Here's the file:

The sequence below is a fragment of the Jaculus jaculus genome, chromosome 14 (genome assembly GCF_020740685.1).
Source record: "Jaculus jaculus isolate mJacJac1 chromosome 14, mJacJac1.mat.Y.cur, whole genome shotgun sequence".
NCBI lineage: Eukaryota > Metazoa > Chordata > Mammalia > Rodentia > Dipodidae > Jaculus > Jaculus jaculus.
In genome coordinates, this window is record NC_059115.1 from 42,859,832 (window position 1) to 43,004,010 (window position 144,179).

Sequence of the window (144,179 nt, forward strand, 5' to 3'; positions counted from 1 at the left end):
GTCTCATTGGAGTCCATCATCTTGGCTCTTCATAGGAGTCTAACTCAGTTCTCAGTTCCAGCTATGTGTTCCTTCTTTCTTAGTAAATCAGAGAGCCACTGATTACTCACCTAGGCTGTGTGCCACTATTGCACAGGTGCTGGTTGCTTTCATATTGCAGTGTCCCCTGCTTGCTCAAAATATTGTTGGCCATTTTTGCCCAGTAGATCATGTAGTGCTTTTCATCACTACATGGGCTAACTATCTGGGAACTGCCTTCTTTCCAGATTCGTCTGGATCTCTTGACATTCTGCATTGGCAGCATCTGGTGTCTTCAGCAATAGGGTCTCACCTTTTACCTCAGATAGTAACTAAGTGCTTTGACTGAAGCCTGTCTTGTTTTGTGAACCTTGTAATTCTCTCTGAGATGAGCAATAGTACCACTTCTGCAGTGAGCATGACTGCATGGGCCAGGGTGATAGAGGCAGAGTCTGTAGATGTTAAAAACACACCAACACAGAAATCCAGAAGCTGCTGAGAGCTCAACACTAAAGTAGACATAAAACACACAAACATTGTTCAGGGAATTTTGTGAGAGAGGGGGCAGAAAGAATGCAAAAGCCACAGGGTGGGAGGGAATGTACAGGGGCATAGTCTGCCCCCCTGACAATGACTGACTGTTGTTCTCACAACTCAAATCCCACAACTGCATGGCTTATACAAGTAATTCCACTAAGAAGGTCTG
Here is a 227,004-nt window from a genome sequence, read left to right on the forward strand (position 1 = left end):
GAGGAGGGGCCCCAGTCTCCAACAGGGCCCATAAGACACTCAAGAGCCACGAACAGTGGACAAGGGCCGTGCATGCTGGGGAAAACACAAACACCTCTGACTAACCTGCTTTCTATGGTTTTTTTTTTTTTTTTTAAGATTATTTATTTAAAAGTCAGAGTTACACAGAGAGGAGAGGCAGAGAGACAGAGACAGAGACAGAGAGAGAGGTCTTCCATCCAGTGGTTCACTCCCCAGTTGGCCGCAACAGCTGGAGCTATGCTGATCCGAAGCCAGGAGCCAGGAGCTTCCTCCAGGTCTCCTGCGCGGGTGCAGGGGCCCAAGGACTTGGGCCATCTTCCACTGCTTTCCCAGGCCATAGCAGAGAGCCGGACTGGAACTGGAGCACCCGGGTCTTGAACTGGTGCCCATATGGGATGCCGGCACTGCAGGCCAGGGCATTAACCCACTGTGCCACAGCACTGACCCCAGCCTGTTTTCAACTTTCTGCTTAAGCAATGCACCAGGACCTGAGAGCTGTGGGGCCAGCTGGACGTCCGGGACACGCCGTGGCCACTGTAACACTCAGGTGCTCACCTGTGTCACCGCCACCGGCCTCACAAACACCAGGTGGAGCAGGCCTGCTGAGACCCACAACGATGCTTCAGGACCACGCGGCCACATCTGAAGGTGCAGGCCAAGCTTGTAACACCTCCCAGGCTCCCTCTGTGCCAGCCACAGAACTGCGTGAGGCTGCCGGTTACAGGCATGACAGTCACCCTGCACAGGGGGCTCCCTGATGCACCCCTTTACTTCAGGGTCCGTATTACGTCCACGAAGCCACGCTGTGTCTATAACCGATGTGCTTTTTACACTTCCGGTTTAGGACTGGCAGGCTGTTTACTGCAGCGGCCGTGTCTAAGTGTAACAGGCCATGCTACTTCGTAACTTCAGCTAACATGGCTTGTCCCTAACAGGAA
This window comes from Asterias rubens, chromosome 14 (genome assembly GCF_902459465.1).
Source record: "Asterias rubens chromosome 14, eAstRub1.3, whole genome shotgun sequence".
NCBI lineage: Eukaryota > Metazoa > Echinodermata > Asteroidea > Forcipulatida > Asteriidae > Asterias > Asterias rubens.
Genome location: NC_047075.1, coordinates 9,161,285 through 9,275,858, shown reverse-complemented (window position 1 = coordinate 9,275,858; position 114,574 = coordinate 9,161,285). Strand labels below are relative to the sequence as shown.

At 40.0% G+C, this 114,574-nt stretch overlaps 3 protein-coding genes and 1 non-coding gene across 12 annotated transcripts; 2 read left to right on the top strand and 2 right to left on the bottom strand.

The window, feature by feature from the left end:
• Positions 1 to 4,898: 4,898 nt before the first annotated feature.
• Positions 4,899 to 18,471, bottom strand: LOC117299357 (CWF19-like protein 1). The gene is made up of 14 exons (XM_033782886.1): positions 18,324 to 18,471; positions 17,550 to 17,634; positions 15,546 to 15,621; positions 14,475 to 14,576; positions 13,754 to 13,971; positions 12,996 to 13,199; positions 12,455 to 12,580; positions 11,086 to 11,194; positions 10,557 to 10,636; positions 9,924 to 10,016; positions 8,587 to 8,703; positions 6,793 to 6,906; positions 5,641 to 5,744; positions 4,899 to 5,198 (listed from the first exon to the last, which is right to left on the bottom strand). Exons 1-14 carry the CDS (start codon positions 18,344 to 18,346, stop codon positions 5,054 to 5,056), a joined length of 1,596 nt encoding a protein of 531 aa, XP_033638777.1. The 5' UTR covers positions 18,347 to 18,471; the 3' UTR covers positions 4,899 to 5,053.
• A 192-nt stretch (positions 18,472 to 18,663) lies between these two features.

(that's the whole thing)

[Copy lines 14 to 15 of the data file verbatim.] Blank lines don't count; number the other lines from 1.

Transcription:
The window, feature by feature from the left end:
• Positions 1 to 4,898: 4,898 nt before the first annotated feature.